The mania of money management: How to create a practical budget – OurWarwick

The mania of money management: How to create a practical budget

Since many of us move away from home to attend university, this means getting used to doing many new things for ourselves such as cleaning, cooking and budgeting. Contrary to popular belief, budgeting does not mean ‘spend absolutely no money on anything fun at all’. Budgeting is all about giving yourself a reasonable spending limit that covers necessary things like food (and also has room for a few treats such as going out with friends) and then sticking to this limit. While it may be tempting to spend all your maintenance loan on pints of purple and Smack Q jumps, living off instant noodles for the rest of the term sounds pretty miserable. Here I will share some tips on how to create and stick to a sensible budget while you are at university.

The first step to creating a budget is working out how much money you have for the term after you’ve paid accommodation fees, and then working out how much money you will be likely to spend. Personally, I set myself a weekly budget, as opposed to a monthly one, as I find this makes it easier to keep track of exactly how much money I have available to spend. Find your maximum weekly spending limit by dividing your total amount of money by the number of weeks in the term. However, remember that your maintenance loan is also meant to last over the holidays until your next payment so take this into consideration. For example, if you find you have £60 a week to live on, maybe reduce this to £50 a week then you will have some spare money to spend during the holidays. If you have a job and have money coming in weekly/monthly the same process still applies, however you set your budget based on how much money you know you will have coming in per week/month.

After finding your weekly budget, then work out how much of this you will need for necessities such as food, transport and doing the laundry. It might take a few weeks to work out how much you spend on food each week, however once you have worked this out, it will make sticking to your weekly budget much easier. Set aside a set portion of money from your budget that will go towards necessities and try not to go over this amount. To make your money go further, try to shop at places like Aldi, rather than Tesco as it is considerably cheaper. Furthermore, visiting the shop itself rather than doing online delivers usually helps you to save more money. Plus, visiting the actual shop allows you to see any offers or deals they might have in store that aren’t online. Buying own brand products will also help to reduce costs and most of the time they taste exactly the same as name brands. To ensure you’re not wasting food (or money) only buy things you will actually eat. While you may buy three huge bags of carrots with the intention of eating healthily all week, it’s not healthy for your wallet if you end up not using any of the carrots and have to throw them all away. Instead, only buy things you will actually use and if you have leftovers, consider freezing them to eat another day. Making your own food instead of buying from cafes or restaurants everyday will also help you save money.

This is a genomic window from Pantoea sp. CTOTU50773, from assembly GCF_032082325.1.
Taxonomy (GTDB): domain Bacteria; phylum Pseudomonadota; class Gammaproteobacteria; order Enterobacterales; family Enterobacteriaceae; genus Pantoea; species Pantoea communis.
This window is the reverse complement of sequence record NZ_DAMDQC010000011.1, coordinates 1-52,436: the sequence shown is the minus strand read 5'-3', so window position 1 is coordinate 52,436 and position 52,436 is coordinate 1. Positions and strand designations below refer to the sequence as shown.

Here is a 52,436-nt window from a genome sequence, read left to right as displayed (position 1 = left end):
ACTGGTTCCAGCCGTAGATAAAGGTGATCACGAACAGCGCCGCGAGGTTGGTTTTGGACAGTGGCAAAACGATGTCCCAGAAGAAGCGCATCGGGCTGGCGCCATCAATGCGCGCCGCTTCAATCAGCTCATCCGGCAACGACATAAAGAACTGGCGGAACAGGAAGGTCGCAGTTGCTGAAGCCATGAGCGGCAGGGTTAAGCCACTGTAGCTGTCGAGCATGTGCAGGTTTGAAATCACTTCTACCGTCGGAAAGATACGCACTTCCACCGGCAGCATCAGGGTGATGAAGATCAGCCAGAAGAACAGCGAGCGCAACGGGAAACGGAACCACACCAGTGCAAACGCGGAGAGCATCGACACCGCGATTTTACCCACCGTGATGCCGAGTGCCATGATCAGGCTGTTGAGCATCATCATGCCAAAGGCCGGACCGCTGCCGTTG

To save money on transport, consider walking or cycling if possible, or getting a bus pass rather than always taking an Uber. Buying a clothes drying rack will also help you save money on your laundry as you can dry your clothes on the rack, instead of having to pay to use the tumble dryer. If you need books for your course, consider borrowing them from the library instead of buying them. Alternatively, look for PDF versions online or second-hand copies as these nearly always cheaper than new textbooks.

Budgeting is not just about spending money on necessities and you should put money aside for the occasional treat. For example, you could sometimes treat yourself to a drink from Costa or go out with your friends once or twice a week. Many students have already discovered the money saving skill that is pre-drinking before going out since drinks in clubs are often expensive. I recommend putting any spare money left at the end of the week into a savings account for use in emergencies.


I hope this way helpful and if you have any questions feel free to leave a comment! 

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